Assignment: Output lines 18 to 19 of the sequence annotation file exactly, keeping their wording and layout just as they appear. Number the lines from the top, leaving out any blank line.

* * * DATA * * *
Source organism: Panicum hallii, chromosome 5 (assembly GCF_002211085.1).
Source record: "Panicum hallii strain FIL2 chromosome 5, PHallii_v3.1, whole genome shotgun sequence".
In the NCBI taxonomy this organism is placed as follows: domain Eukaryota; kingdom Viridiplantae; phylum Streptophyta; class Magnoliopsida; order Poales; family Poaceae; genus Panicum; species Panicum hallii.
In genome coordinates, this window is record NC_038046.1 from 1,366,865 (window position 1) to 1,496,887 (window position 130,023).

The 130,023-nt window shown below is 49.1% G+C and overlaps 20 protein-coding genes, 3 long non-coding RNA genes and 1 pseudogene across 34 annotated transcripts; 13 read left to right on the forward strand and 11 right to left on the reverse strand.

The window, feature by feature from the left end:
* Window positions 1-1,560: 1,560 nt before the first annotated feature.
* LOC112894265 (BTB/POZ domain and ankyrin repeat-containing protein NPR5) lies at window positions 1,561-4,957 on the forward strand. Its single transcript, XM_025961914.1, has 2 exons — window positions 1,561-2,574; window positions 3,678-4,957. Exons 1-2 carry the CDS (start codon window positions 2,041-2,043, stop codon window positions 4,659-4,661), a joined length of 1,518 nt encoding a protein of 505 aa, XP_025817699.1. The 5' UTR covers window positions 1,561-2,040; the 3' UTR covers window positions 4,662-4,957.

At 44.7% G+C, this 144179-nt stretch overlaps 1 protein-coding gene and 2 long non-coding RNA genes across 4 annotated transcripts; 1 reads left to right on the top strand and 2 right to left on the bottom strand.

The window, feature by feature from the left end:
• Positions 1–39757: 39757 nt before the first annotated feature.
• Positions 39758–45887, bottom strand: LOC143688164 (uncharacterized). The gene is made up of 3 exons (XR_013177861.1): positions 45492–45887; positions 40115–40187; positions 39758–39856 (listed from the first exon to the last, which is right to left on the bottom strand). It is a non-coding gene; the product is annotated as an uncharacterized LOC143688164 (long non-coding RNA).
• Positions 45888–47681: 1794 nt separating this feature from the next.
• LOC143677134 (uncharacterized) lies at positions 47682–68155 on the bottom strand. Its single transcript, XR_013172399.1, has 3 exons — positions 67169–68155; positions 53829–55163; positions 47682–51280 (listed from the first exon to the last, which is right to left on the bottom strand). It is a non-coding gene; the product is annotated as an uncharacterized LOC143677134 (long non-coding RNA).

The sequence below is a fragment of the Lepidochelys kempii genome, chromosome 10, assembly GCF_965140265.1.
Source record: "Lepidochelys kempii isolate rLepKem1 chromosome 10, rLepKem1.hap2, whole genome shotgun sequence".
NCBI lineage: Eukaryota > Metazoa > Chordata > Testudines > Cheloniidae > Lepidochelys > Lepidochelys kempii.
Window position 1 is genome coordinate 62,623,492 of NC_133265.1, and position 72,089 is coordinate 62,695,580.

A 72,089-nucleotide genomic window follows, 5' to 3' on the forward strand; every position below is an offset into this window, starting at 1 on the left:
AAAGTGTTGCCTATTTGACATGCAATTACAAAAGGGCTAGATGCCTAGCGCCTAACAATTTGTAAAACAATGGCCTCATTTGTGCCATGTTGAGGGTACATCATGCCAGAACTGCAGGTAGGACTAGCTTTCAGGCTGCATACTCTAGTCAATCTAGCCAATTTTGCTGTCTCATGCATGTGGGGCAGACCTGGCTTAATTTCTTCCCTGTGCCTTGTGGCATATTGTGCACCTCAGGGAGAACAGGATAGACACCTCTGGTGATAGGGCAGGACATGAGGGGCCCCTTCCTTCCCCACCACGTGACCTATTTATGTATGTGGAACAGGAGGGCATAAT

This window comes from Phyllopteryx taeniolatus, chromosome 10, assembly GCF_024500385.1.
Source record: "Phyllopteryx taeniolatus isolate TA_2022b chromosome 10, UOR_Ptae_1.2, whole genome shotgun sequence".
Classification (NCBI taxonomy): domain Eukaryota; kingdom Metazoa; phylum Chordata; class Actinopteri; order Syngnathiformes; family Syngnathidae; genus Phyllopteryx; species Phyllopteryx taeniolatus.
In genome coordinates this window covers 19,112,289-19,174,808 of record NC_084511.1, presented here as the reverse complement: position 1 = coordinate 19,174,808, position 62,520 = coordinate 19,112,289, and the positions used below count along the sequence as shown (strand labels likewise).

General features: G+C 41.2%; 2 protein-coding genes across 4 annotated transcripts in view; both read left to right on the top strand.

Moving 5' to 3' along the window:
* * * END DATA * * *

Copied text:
Window position 1 is genome coordinate 62,623,492 of NC_133265.1, and position 72,089 is coordinate 62,695,580.

A 72,089-nucleotide genomic window follows, 5' to 3' on the forward strand; every position below is an offset into this window, starting at 1 on the left: